Five Things Not Do To Babies

“Of all things, love is most potent.” Dr. Montessori

Writing in an article in Psychology Today, Darcia Narvaez, Ph.D., outlines five things she urges every parent and caregiver to avoid doing to babies:

  1. Ignore them (don’t)…

    Why is a companionship relationship particularly important for babies? The first three years of life is a time when tacit (non-conscious) understanding of how the social world works is developed and it gets wired into how the brain works. With responsive care, the brain’s systems learn to work well and thereby keep the person healthy and socially engaged. What is learned during early life will be applied ever after to relationships (unless changed with therapy or other significant brain-changing experiences).

  2. Let them cry (don’t)

    Imagine being in pain and asking for help and being ignored. How does that make you feel about yourself (bad) and about your family (angry)? It’s so much worse for a baby because s/he is in the midst of rapidly growing brain systems that are learning their dance patterns for social living and for physiological functioning.

    Caregivers must pay attention to the nonverbal signals babies give (restlessness, frown, grimace, and flailing arms) and nip this discomfort in the bud. This is what wise grandmothers do. Whatever babies ‘practice’ in the early months and years creates pathways in the brain that will be used again and again. So if you want a disagreeable, uncooperative, aggressive child (and adult), let him cry. Otherwise, keep babies happy. Distressing a baby regularly will build a disagreeable child that will distress the community later.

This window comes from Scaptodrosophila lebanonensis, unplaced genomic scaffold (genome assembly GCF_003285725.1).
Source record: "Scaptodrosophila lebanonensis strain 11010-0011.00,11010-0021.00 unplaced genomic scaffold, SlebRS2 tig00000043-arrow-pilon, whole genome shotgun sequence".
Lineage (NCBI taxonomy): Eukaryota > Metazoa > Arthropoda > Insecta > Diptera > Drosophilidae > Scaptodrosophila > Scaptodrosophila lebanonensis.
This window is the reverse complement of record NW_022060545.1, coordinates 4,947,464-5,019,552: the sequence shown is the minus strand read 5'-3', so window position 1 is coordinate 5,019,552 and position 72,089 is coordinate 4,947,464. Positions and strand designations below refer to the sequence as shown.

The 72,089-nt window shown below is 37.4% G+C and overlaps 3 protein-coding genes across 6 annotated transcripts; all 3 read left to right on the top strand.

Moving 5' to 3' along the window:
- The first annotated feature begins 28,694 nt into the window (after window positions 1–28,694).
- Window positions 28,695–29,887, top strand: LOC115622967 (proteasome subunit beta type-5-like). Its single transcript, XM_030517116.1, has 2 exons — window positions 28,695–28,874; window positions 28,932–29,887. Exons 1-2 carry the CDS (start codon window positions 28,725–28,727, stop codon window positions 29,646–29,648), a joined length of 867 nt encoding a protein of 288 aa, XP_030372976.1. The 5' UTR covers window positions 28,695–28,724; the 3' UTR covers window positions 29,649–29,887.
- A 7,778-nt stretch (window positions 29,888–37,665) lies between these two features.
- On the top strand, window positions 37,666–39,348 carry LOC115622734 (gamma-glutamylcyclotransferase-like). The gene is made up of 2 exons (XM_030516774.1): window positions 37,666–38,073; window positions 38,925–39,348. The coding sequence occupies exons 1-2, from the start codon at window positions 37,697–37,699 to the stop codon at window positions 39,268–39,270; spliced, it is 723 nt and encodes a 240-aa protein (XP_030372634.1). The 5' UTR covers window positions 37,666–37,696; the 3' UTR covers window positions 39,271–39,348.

3. Leave them alone (don’t)

    Solitary confinement is one of the worst things you can do to a human being and it eventually leads to psychosis. Babies are built to be physically connected to caregivers. They do not understand why they are alone. Babies internalize a sense of wrongness and badness that will color their lives. Imagine being suddenly left alone in a strange land where you cannot move or take care of yourself. It would be terrifying, even if you understood what was going on. Why do this to a child?

  4. Not hold them whenever possible (please hold them)

    Babies are meant to be held. This should start immediately. First impressions of the adult and the world are fundamental. Learning a deep relaxation and sense of peace is what they will carry forward into life. Babies must have regular experiences of feeling relaxed in loving arms. Even though they cannot verbalize their pleasure or displeasure, their body language speaks volumes about how they feel about their caregivers. Babies must be given a lot of love and affection when being held.

    One can never spoil a baby by holding them – that is an oldwives tale. Babies held lovingly learn trust and love from their caregivers and learn to love and trust easily.

  5. Punish them (don’t)

    Punishment might be an immediate release of frustration for the caregiver but, like most aggressive acts, it has long term negative effects. Warm, responsive parenting is one of the best predictors of positive child outcomes (e.g., getting along with others, doing well in school). Responsive caregiving means attending to the individuality of the child in the particular situation. So caregivers have to be emotionally present, not distracted by their own worries, phones or work.

    Babies are NEVER punished or talked to in a negative way. They are never reprimanded for actions which do not align with adult expectations. Gentle redirection and a soft tone are all that is required to redirect them – should a need arise. Caregivers must always smile and talk lovingly with babies.

Source: “Five Things NOT to Do to Babies,” by Darcia Narvaez, PhD, Psychology Today, April 27, 2014.

— admin